Results

The study results showed that at training center A, two wastewater samples were collected between March 2021 and December 2021. From day 1 to day 53, a total of 26 individuals with COVID-19 were detected. Among the collected samples, samples examined on days 29, 36, and 50 had SARS-CoV-2 genomes. Around 95% of the individuals in training center A had been vaccinated with the first dose by mid-April and 95% had been vaccinated with the second dose by mid-May.

In the second cohort of training center A, two samples that were collected on days 112 and 115 tested COVID-19-positive; however, no viral genome was detected in the sampled wastewater on those days. The highest ratio of viral gene and PMMoV in the wastewater samples was 0.0254, recorded on day 179.

At training center B, only 58.5% of the trainees were fully vaccinated on day 1 which increased to 79.5% by day 117. SARS-CoV-2 genome was detected on day 18 in the wastewater samples collected and COVID-19 positive cases were diagnosed on days 50, 52, and 53. At training center C, 73.2% of the trainees were fully vaccinated on day 1 and 83.6% by day 39.

Four samples of blackwater were collected from seagoing vessels, among which only one had SARS-CoV-2 genetic fragments, quantified at 2.64E-5 for the N1 gene and 1.96E-5 for the E gene.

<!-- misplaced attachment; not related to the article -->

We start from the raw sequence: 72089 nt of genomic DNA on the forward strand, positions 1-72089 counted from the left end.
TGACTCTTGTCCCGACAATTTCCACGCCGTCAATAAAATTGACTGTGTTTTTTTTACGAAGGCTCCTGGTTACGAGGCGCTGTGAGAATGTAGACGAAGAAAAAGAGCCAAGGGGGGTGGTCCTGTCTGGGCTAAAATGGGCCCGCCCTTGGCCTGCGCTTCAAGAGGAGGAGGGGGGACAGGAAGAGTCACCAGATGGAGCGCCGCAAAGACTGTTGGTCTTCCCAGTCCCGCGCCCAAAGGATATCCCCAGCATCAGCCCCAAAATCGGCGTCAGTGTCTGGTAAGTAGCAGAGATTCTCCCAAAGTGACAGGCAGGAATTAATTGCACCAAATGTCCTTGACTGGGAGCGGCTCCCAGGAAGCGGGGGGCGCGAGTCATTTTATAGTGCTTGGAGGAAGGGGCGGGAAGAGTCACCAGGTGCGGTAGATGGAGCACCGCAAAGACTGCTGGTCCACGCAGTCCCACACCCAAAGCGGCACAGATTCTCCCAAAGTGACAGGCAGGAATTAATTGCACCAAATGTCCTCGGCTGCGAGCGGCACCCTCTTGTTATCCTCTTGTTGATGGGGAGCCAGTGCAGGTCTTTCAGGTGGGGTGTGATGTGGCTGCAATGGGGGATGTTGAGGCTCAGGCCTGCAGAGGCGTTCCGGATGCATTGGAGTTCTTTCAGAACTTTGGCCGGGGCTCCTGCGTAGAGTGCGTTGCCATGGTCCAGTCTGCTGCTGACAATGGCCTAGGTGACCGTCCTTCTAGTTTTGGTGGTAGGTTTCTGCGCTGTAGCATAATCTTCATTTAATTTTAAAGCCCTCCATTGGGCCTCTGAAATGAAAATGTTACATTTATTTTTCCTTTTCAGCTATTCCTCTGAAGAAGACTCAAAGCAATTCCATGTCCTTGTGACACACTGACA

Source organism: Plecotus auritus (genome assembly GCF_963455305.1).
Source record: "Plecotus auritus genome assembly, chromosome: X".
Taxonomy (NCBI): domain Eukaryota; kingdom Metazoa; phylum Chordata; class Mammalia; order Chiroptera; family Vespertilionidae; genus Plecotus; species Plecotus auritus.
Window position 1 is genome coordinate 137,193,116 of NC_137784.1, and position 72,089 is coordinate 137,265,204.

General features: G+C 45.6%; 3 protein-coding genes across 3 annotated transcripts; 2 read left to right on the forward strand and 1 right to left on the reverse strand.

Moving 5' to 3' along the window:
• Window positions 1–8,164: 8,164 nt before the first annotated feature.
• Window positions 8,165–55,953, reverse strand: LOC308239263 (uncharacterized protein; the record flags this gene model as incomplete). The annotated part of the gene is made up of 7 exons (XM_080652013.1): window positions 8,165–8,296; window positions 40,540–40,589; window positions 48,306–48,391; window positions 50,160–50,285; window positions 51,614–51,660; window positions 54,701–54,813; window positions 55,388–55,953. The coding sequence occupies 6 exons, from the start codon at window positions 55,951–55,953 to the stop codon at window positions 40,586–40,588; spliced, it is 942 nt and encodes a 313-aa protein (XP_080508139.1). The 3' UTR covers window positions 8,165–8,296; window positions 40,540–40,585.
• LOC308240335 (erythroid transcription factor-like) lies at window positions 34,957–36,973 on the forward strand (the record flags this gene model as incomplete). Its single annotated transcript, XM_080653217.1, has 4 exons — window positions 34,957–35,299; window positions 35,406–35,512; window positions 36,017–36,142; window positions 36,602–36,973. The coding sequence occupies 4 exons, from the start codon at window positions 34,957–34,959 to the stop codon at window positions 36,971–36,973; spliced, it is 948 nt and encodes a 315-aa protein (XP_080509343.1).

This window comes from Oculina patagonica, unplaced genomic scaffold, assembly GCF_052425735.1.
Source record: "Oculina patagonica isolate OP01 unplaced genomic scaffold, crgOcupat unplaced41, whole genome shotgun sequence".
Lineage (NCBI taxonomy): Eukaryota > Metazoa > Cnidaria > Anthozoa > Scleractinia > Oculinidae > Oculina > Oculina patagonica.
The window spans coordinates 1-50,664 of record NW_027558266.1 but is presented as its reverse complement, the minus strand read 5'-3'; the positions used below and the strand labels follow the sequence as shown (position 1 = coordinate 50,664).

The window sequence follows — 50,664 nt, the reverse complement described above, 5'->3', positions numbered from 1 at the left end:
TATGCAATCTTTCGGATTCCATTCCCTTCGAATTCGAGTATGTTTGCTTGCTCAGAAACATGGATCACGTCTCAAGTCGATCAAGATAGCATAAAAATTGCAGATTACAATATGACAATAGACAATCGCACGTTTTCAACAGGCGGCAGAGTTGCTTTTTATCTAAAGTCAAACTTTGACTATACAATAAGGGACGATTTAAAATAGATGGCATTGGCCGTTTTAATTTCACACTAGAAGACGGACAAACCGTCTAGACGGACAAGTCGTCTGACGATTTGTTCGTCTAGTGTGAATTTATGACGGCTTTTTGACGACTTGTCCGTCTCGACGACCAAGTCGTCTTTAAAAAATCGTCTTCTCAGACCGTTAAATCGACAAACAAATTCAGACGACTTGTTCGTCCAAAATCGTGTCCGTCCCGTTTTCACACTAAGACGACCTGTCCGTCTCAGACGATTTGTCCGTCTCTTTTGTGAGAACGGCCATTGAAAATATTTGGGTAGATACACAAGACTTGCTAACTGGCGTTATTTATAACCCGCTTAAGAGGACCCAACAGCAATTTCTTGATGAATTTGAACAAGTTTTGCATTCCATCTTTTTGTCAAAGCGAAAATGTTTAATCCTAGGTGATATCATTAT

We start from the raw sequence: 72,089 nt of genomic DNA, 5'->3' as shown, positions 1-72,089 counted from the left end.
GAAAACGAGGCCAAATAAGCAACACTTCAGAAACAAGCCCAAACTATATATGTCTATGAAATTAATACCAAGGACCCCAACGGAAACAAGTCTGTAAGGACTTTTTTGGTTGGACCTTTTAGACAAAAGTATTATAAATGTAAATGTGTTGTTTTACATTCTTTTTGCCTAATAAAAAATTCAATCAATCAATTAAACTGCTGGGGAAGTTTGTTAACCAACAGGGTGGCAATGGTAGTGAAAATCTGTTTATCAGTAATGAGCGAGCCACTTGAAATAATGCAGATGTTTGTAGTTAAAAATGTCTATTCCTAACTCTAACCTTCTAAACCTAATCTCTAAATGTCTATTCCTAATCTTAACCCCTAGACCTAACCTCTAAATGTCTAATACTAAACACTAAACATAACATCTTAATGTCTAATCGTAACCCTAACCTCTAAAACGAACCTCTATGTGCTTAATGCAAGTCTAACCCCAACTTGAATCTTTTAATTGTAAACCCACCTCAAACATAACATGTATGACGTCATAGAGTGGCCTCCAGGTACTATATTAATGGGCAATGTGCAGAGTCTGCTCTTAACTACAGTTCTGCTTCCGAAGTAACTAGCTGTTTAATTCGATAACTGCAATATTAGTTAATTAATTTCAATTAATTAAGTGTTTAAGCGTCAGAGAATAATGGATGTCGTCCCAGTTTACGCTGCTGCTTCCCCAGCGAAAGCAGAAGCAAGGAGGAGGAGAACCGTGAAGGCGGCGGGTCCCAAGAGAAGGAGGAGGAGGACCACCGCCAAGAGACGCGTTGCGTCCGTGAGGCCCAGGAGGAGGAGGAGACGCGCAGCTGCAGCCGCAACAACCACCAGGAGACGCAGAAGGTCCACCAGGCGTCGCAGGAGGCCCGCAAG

Conclusion

The study findings showed that the number of trainees living in the training centers was inversely proportional to the sensitivity of the surveillance of wastewater. The study suggested that different correlations between signal strength and the ratio of SARS-CoV-2 and PMMoV quantity per person may exist at different locations. Also, the amount of SARS-CoV-2 shed by an infected individual in the wastewater depended on the severity of the disease, vaccination status, and any history of viral infection.

The researchers concluded that wastewater surveillance can be efficiently used as an epidemiological tool. It can be used to monitor and detect infections in asymptomatic individuals based on the presence of SARS-CoV-2 genomes in the wastewater. This can allow timely isolation and treatment of the infected individuals and curb further transmission of the virus. 

*Important notice: medRxiv publishes preliminary scientific reports that are not peer-reviewed and, therefore, should not be regarded as conclusive, guide clinical practice/health-related behavior, or treated as established information.

Journal reference:
Susha Cheriyedath

Written by

Susha Cheriyedath

Susha is a scientific communication professional holding a Master's degree in Biochemistry, with expertise in Microbiology, Physiology, Biotechnology, and Nutrition. After a two-year tenure as a lecturer from 2000 to 2002, where she mentored undergraduates studying Biochemistry, she transitioned into editorial roles within scientific publishing. She has accumulated nearly two decades of experience in medical communication, assuming diverse roles in research, writing, editing, and editorial management.